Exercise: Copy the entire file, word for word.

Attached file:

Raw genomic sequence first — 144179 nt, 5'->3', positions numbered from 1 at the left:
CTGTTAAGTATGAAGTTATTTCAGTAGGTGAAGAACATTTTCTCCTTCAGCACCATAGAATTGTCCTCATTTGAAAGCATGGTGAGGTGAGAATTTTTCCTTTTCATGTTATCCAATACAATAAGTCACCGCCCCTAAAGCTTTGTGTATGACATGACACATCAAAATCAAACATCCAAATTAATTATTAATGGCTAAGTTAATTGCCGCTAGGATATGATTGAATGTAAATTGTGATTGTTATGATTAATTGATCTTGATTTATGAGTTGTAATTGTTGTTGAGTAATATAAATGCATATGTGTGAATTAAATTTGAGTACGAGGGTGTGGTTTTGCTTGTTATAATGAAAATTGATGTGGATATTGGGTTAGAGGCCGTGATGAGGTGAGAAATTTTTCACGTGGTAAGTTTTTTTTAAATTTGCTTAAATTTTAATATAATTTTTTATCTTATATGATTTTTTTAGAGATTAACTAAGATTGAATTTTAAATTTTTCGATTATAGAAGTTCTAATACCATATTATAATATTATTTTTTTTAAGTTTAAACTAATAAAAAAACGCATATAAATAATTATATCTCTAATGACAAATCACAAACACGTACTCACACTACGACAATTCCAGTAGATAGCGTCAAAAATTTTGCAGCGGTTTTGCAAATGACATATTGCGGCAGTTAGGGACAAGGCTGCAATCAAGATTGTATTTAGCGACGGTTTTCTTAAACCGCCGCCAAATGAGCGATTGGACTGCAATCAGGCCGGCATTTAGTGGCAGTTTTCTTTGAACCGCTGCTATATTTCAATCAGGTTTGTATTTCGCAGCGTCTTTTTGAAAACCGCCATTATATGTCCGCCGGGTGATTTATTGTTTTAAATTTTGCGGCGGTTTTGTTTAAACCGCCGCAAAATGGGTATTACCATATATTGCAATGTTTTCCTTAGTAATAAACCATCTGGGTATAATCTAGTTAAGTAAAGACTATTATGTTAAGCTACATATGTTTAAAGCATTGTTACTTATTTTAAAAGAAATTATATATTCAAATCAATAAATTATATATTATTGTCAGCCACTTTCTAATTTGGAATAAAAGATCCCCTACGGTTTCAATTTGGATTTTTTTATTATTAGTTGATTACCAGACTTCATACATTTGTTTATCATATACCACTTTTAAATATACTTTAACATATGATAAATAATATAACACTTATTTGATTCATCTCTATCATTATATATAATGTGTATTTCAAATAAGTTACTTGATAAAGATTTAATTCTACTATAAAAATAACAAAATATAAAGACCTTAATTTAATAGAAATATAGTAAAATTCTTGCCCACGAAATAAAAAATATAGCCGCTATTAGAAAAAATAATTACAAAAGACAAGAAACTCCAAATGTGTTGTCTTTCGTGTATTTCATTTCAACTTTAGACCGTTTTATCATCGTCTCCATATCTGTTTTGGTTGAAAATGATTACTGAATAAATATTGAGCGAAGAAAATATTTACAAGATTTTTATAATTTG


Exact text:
Raw genomic sequence first — 144179 nt, 5'->3', positions numbered from 1 at the left:
CTGTTAAGTATGAAGTTATTTCAGTAGGTGAAGAACATTTTCTCCTTCAGCACCATAGAATTGTCCTCATTTGAAAGCATGGTGAGGTGAGAATTTTTCCTTTTCATGTTATCCAATACAATAAGTCACCGCCCCTAAAGCTTTGTGTATGACATGACACATCAAAATCAAACATCCAAATTAATTATTAATGGCTAAGTTAATTGCCGCTAGGATATGATTGAATGTAAATTGTGATTGTTATGATTAATTGATCTTGATTTATGAGTTGTAATTGTTGTTGAGTAATATAAATGCATATGTGTGAATTAAATTTGAGTACGAGGGTGTGGTTTTGCTTGTTATAATGAAAATTGATGTGGATATTGGGTTAGAGGCCGTGATGAGGTGAGAAATTTTTCACGTGGTAAGTTTTTTTTAAATTTGCTTAAATTTTAATATAATTTTTTATCTTATATGATTTTTTTAGAGATTAACTAAGATTGAATTTTAAATTTTTCGATTATAGAAGTTCTAATACCATATTATAATATTATTTTTTTTAAGTTTAAACTAATAAAAAAACGCATATAAATAATTATATCTCTAATGACAAATCACAAACACGTACTCACACTACGACAATTCCAGTAGATAGCGTCAAAAATTTTGCAGCGGTTTTGCAAATGACATATTGCGGCAGTTAGGGACAAGGCTGCAATCAAGATTGTATTTAGCGACGGTTTTCTTAAACCGCCGCCAAATGAGCGATTGGACTGCAATCAGGCCGGCATTTAGTGGCAGTTTTCTTTGAACCGCTGCTATATTTCAATCAGGTTTGTATTTCGCAGCGTCTTTTTGAAAACCGCCATTATATGTCCGCCGGGTGATTTATTGTTTTAAATTTTGCGGCGGTTTTGTTTAAACCGCCGCAAAATGGGTATTACCATATATTGCAATGTTTTCCTTAGTAATAAACCATCTGGGTATAATCTAGTTAAGTAAAGACTATTATGTTAAGCTACATATGTTTAAAGCATTGTTACTTATTTTAAAAGAAATTATATATTCAAATCAATAAATTATATATTATTGTCAGCCACTTTCTAATTTGGAATAAAAGATCCCCTACGGTTTCAATTTGGATTTTTTTATTATTAGTTGATTACCAGACTTCATACATTTGTTTATCATATACCACTTTTAAATATACTTTAACATATGATAAATAATATAACACTTATTTGATTCATCTCTATCATTATATATAATGTGTATTTCAAATAAGTTACTTGATAAAGATTTAATTCTACTATAAAAATAACAAAATATAAAGACCTTAATTTAATAGAAATATAGTAAAATTCTTGCCCACGAAATAAAAAATATAGCCGCTATTAGAAAAAATAATTACAAAAGACAAGAAACTCCAAATGTGTTGTCTTTCGTGTATTTCATTTCAACTTTAGACCGTTTTATCATCGTCTCCATATCTGTTTTGGTTGAAAATGATTACTGAATAAATATTGAGCGAAGAAAATATTTACAAGATTTTTATAATTTG